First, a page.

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South Texas Living

A good book and quiet time

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January 21, 2015 | 3,179 views | Post a comment

Have you ever really taken the time to sit back and discover where you spend your time and money? Most people don’t; thus the worldwide consumer is eyeball deep in debt searching through the inter-web for the next great deal that will save them a ton of money on the newest and best, just-gotta-have product on the market. A 2014 Gallop poll concluded that the American consumer spent on average $94 per day in the month of August that year down from $98 per day in May. Consider what the American public consumes on average. Granted, a barrel of oil yields a lot of different products, but consider this:

In 2013, as reported by the U.S. Energy Information Administration, the U.S. alone consumed a total of 6.89 billion barrels of petroleum products, an average of 18.89 million barrels per day. (This total includes .32 billion barrels of bio-fuels.) In October 2014 we consumers bought, on average per day, 27 million gallons of gasoline and 12.5 million gallons of Ultra Low-Sulfur diesel for our cars, pickups, and lawn mowers. At present, the average cell phone bill is $73, according to a recent J.D. Power report. It is said that the average smart phone user spends 58 minutes a day talking, texting, inter-webbing, emailing, social networking, and playing games.

Today, Americans consume an enormous amount of media daily via television, radio, phone, and computer. Exactly how much media flows to individuals and households in a year? According to Science Daily, October 2013, the University of California Marshall School of Business reported it amounts to 6.9 zettabytes -- that’s 6.9 million, million gigabytes! The frightening part is how much time we are spending inhaling all this stuff. In 2008, Americans talked, viewed, and listened to media for 1.3 trillion hours, an average of 11 hours per person per day. By 2012, total consumption had increased to 1.46 trillion hours, an average of 13.6 hours per person per day. It is estimated that in 2015 Americans will consume media for more than 1.7 trillion hours, an average of approximately 15.5 hours per day. The amount of media delivered will exceed 8.75 zettabytes, or in another term, 9 DVDs worth of data sent to the average consumer on an average day. Is it any wonder why we are all tired, irritable and cranky, and out of control? I think what we all need is a good book, some quiet time, and some extra sleep.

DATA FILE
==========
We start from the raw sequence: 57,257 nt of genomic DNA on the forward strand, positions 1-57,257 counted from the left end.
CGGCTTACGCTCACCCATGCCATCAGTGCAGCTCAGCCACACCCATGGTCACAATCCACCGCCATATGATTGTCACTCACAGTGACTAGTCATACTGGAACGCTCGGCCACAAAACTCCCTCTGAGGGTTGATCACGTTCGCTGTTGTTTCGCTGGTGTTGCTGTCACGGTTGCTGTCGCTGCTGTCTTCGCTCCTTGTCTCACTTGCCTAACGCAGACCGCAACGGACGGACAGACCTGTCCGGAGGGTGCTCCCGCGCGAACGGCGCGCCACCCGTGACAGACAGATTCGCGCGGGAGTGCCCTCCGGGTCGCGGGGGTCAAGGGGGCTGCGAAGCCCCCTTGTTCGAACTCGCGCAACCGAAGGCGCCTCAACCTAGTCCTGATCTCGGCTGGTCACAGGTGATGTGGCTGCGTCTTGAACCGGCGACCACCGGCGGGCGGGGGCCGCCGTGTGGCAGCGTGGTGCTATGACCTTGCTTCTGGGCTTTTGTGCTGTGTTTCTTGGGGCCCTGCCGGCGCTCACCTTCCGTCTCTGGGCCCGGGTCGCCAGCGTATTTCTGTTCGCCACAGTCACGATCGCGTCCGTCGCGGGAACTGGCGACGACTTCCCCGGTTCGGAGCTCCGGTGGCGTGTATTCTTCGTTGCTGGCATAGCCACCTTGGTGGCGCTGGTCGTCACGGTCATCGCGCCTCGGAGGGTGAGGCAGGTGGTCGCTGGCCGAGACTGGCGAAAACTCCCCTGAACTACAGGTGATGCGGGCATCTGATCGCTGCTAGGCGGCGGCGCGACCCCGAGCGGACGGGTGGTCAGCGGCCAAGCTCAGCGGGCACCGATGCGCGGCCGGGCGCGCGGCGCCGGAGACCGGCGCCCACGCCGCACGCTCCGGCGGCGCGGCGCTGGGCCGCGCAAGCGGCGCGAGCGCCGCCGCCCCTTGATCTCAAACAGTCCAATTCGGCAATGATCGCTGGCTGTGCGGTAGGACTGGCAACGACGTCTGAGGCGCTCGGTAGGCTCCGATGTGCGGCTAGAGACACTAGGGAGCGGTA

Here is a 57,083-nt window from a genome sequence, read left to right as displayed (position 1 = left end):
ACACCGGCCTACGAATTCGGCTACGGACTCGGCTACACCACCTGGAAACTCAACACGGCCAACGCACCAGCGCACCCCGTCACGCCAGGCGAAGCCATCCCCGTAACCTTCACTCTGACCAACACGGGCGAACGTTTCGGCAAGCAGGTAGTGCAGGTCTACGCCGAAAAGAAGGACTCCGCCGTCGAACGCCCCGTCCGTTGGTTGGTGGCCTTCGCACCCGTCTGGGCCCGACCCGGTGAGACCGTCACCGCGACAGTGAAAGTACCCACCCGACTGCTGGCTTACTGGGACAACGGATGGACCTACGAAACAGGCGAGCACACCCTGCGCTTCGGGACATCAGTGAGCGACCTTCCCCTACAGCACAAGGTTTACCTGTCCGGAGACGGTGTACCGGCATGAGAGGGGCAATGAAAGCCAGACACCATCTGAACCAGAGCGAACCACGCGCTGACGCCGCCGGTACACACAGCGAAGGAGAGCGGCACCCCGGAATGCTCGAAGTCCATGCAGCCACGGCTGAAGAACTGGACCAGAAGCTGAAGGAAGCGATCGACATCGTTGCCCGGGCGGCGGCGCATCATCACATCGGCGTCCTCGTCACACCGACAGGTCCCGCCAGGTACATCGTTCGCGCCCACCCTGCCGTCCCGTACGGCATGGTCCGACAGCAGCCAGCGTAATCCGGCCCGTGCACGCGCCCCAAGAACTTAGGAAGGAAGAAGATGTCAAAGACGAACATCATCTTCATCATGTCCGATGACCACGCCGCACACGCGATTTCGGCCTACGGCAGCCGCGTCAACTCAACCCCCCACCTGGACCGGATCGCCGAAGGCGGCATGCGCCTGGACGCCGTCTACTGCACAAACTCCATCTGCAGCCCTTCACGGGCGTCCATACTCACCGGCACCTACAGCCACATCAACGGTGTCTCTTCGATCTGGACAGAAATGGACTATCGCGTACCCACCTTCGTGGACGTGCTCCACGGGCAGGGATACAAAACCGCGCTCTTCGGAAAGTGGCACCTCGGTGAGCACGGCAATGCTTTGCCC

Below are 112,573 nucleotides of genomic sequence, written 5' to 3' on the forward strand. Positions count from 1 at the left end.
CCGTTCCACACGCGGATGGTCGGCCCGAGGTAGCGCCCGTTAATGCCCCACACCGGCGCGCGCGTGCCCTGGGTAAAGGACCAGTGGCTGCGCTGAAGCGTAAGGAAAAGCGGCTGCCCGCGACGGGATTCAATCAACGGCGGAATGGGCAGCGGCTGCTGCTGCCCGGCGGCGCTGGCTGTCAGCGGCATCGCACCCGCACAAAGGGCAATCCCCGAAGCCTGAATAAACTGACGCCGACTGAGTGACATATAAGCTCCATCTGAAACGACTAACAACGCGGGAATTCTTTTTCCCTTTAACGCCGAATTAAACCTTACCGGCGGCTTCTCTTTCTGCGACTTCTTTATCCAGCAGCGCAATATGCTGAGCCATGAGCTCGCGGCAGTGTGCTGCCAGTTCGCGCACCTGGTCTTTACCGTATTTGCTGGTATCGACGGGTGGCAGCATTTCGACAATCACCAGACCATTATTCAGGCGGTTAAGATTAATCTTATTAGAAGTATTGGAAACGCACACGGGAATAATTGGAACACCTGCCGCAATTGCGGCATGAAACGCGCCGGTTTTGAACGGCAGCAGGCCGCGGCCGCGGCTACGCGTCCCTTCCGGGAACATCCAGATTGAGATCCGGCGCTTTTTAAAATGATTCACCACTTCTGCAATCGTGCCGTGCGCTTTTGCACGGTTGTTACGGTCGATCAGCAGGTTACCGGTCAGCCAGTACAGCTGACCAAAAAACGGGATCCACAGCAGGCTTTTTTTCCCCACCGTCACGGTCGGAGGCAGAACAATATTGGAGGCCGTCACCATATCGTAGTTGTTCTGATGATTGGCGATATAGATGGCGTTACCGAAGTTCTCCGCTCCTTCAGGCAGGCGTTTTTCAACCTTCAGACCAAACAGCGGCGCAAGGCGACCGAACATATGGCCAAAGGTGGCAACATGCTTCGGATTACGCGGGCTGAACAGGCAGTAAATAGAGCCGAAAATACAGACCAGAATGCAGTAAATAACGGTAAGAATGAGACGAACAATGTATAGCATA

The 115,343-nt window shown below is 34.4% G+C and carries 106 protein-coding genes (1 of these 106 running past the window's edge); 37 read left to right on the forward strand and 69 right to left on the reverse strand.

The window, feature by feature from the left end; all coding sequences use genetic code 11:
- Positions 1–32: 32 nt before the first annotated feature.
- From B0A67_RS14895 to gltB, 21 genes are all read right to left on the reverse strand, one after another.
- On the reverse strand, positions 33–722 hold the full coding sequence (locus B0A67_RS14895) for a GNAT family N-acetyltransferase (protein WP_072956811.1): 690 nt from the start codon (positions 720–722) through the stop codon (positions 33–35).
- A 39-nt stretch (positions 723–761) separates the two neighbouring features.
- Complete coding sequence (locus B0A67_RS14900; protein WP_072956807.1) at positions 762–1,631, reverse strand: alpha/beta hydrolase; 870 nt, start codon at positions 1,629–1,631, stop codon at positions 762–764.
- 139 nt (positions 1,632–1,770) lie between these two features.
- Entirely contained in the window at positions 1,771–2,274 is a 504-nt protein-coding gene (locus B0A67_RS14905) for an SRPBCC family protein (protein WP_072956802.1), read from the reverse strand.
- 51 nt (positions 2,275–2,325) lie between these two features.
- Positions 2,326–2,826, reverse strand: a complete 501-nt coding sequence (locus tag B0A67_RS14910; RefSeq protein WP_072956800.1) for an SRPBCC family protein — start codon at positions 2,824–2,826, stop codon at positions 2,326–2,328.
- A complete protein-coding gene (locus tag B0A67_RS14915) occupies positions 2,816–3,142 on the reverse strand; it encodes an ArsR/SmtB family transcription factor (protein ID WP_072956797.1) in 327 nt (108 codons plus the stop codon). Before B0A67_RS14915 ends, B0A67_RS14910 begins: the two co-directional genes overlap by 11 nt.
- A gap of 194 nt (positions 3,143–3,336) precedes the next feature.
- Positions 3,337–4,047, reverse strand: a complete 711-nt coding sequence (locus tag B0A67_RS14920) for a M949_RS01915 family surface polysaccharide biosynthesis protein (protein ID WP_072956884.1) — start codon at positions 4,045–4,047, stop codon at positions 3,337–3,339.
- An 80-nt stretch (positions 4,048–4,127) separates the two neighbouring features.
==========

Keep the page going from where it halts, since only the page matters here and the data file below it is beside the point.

[James 4:1-10; 1 Corinthians 2:6-12; 2 Timothy 3] “... we have renounced secret and shameful ways; we do not use deception, nor do we distort the Word of God. On the contrary, by setting forth the truth plainly we commend ourselves to every man’s conscience in the sight of God. And even if our gospel is veiled, it is veiled to those who are perishing.

The god of this age has blinded the minds of unbelievers, so that they cannot see the light of the gospel of the glory of Christ, who is the image of God” (2 Corinthians 4:1-4). The good book I referenced to of course is the Word of God, the Bible. And the quiet time we are all so lacking is time with God, reading and socializing with the Creator. How good a book is it? Paul tells Timothy, “All scripture is God breathed and is useful for teaching, rebuking, correcting and training in righteousness ...” (2 Timothy 3-16). The odd part of Bible study is not learning how to teach, rebuke, correct, and train someone else; it’s a selfie lifestyle adjustment that changes everything. A lot of things deemed important in this world won’t matter much anymore when we discover what God has waiting for us in our eternal heavenly home.

Thomas W. Bonham is an associate minister with the Floresville Church of Christ. Email him at Find his column on his blog at

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